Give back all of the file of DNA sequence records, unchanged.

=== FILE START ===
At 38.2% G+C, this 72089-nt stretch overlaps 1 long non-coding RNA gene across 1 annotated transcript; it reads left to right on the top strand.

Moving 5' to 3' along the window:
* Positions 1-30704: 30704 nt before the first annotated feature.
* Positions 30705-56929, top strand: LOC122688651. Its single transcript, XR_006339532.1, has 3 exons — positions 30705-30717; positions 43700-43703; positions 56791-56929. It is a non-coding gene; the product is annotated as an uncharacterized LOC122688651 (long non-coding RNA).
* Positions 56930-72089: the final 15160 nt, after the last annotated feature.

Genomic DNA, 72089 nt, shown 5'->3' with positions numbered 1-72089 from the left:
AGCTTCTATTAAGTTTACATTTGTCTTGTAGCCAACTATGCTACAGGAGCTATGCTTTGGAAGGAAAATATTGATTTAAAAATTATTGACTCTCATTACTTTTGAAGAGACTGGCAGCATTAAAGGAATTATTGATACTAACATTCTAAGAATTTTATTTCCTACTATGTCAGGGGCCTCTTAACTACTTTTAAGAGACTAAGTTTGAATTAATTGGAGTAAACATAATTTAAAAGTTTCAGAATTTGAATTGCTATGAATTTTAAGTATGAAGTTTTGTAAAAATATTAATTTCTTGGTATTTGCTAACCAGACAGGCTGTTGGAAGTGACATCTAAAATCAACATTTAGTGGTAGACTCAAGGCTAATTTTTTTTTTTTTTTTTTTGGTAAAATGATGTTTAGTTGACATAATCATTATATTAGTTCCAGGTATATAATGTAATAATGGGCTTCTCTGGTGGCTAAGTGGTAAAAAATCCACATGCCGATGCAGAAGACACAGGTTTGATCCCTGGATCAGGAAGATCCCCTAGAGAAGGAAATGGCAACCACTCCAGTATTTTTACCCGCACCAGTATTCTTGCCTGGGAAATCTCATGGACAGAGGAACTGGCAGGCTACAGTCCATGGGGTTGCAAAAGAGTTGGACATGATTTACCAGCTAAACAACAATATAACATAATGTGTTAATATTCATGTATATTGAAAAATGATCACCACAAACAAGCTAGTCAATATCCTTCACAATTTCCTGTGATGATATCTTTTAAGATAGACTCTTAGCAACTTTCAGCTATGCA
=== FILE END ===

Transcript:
At 38.2% G+C, this 72089-nt stretch overlaps 1 long non-coding RNA gene across 1 annotated transcript; it reads left to right on the top strand.

Moving 5' to 3' along the window:
* Positions 1-30704: 30704 nt before the first annotated feature.
* Positions 30705-56929, top strand: LOC122688651. Its single transcript, XR_006339532.1, has 3 exons — positions 30705-30717; positions 43700-43703; positions 56791-56929. It is a non-coding gene; the product is annotated as an uncharacterized LOC122688651 (long non-coding RNA).
* Positions 56930-72089: the final 15160 nt, after the last annotated feature.

Genomic DNA, 72089 nt, shown 5'->3' with positions numbered 1-72089 from the left:
AGCTTCTATTAAGTTTACATTTGTCTTGTAGCCAACTATGCTACAGGAGCTATGCTTTGGAAGGAAAATATTGATTTAAAAATTATTGACTCTCATTACTTTTGAAGAGACTGGCAGCATTAAAGGAATTATTGATACTAACATTCTAAGAATTTTATTTCCTACTATGTCAGGGGCCTCTTAACTACTTTTAAGAGACTAAGTTTGAATTAATTGGAGTAAACATAATTTAAAAGTTTCAGAATTTGAATTGCTATGAATTTTAAGTATGAAGTTTTGTAAAAATATTAATTTCTTGGTATTTGCTAACCAGACAGGCTGTTGGAAGTGACATCTAAAATCAACATTTAGTGGTAGACTCAAGGCTAATTTTTTTTTTTTTTTTTTTGGTAAAATGATGTTTAGTTGACATAATCATTATATTAGTTCCAGGTATATAATGTAATAATGGGCTTCTCTGGTGGCTAAGTGGTAAAAAATCCACATGCCGATGCAGAAGACACAGGTTTGATCCCTGGATCAGGAAGATCCCCTAGAGAAGGAAATGGCAACCACTCCAGTATTTTTACCCGCACCAGTATTCTTGCCTGGGAAATCTCATGGACAGAGGAACTGGCAGGCTACAGTCCATGGGGTTGCAAAAGAGTTGGACATGATTTACCAGCTAAACAACAATATAACATAATGTGTTAATATTCATGTATATTGAAAAATGATCACCACAAACAAGCTAGTCAATATCCTTCACAATTTCCTGTGATGATATCTTTTAAGATAGACTCTTAGCAACTTTCAGCTATGCA